2. basic reliability / quality problems caused by crappy coding, sloppy or missing input validation (the direct or indirect cause, according to another Microsoft study, of close to 50% of all security vulnerabilities alone), missing error handling, race conditions, etc.
Why is this significant? Because writing crappy software is more expensive than writing good software: any good software developer or project manager knows that it is more expensive to fix the problem later in the cycle, and most expensive once a bug has hit the field. So the cost of writing secure software isn't as high if you write good software in the first place.
The costs of writing secure software can and should be broken out into quality costs (writing good software in the first place, which should fix somewhere between 25% and 50% of security problems) and pure security costs: session and credential management, password management, authorization, secure APIs and secure libraries, crypto, attack surface reduction, secure configuration and deployment, etc. Why make writing software that works in the first place a security problem, and a security cost? The problem should be, and needs to be, attacked on both fronts: reliability and security. They go together like chocolate and peanut butter, or peanut butter and chocolate.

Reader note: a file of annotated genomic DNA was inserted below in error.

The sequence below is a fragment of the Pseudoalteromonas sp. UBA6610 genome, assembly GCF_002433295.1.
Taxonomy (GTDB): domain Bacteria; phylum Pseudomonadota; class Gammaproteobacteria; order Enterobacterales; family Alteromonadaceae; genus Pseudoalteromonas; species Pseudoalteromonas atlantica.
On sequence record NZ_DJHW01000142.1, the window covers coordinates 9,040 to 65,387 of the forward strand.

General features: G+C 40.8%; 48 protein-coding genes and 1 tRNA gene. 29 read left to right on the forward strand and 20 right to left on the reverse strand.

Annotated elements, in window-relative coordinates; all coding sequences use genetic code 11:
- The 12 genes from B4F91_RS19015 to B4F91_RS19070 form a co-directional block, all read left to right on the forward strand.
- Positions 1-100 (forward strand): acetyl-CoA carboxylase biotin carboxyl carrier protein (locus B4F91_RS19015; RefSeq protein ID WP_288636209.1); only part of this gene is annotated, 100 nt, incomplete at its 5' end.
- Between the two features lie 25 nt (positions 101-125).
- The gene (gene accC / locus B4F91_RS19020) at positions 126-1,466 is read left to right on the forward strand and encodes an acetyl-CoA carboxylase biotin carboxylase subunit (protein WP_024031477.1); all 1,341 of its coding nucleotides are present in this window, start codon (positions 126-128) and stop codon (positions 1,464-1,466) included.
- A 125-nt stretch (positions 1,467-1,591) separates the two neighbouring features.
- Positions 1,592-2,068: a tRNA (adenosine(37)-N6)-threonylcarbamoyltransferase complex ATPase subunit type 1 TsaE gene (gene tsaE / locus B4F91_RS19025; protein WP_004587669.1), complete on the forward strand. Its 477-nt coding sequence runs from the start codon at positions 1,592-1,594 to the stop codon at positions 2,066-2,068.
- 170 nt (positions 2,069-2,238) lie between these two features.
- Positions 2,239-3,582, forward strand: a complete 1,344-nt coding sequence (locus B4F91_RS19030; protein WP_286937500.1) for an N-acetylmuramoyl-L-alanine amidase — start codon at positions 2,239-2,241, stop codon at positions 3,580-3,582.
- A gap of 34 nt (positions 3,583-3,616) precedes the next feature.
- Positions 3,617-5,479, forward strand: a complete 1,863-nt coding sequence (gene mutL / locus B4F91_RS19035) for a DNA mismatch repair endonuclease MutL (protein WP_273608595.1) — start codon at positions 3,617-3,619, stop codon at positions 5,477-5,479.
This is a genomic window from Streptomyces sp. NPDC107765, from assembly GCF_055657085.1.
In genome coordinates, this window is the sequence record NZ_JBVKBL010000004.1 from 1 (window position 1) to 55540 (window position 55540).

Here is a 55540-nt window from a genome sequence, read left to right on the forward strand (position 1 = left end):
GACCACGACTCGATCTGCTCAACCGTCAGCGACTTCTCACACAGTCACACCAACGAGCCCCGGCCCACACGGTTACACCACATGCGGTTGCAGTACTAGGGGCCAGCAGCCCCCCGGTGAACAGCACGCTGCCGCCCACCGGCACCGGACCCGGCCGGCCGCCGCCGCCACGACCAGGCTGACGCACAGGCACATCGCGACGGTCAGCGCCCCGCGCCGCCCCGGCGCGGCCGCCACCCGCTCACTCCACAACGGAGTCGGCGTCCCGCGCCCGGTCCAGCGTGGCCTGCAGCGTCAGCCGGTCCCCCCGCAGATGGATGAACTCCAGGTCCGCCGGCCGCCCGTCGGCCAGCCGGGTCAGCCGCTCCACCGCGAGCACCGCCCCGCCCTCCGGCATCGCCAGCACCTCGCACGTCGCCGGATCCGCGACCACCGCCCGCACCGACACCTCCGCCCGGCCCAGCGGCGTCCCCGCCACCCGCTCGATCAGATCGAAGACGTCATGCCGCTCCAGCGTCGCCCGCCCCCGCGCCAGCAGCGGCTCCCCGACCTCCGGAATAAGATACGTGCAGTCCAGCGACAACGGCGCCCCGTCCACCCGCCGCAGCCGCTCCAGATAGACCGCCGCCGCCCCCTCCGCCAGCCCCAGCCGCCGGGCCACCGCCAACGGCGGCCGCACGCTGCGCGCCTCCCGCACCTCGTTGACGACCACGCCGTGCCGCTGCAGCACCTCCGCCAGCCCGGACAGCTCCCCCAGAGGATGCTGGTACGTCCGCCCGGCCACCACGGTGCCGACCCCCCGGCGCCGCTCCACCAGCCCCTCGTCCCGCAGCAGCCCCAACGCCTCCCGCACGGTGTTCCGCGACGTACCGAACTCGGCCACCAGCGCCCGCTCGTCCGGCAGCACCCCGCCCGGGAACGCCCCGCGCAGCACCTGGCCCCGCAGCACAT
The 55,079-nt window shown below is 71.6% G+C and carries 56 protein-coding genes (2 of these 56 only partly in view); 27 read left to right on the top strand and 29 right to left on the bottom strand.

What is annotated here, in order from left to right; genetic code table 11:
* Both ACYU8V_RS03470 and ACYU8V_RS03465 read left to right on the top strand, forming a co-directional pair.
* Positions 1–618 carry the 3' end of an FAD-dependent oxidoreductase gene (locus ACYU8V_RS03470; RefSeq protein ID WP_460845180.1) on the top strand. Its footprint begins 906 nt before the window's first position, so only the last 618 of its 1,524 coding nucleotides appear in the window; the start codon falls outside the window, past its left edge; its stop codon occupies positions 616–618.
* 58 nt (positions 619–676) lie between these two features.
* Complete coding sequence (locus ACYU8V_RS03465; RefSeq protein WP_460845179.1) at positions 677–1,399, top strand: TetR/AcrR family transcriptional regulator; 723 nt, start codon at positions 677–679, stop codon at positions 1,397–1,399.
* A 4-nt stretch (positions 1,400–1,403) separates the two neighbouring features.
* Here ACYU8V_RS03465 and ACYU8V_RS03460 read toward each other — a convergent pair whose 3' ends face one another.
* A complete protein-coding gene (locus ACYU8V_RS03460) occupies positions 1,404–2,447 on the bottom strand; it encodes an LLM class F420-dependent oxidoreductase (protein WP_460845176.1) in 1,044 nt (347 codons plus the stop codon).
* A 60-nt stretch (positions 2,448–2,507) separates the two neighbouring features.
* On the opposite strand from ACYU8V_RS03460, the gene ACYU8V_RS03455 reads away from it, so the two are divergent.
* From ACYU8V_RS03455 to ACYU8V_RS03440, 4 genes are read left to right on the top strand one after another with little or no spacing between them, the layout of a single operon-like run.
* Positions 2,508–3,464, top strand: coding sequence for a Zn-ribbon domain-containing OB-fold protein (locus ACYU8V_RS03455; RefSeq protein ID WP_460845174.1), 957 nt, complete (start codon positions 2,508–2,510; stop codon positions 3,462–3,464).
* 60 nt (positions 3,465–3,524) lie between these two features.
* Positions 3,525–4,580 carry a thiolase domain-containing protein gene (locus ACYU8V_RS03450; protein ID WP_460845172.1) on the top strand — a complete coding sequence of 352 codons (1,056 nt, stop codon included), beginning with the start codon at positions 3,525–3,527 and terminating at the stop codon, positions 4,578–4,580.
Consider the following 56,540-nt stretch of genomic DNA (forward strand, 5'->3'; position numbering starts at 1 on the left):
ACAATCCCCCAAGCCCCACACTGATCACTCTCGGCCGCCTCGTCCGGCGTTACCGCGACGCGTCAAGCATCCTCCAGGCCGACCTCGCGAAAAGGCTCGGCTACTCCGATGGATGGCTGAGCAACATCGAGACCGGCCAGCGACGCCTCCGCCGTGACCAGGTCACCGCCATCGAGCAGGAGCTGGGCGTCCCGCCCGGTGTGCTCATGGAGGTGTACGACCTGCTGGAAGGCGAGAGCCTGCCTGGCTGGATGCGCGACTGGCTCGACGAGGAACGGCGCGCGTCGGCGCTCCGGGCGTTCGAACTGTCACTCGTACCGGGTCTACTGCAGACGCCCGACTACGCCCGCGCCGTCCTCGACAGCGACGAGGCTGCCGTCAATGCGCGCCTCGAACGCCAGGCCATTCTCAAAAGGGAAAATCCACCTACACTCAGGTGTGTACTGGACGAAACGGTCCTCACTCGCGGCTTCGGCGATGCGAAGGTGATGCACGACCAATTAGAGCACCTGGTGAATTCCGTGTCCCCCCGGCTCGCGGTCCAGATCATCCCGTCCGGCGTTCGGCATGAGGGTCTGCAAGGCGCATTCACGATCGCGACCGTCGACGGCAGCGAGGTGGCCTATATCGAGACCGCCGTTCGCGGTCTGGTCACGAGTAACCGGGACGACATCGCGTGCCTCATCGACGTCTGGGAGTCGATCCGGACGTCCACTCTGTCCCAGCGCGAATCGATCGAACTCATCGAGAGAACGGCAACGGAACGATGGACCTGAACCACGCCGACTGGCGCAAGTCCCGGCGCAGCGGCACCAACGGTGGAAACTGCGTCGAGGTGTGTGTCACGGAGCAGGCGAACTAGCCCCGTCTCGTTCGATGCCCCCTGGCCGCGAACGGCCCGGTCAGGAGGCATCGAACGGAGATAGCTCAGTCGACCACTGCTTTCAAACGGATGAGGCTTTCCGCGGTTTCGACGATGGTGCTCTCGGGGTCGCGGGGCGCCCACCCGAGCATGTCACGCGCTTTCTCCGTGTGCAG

@SA and Jim, great follow-up commentary. Much appreciate that my message was getting through. And Jim, personally I prefer apple pie and ice cream. Just sayin'. :)
So, coming from an engineering background (then switching over to computer science post-grad), I think there are some missing assumptions going on here. There is a distinct separation between "secure code" and "knowing code is secure". By happenstance, a monkey could write secure code, but would they know it’s relatively secure? Secure code can be inexpensive, but it can also be ridiculously expensive.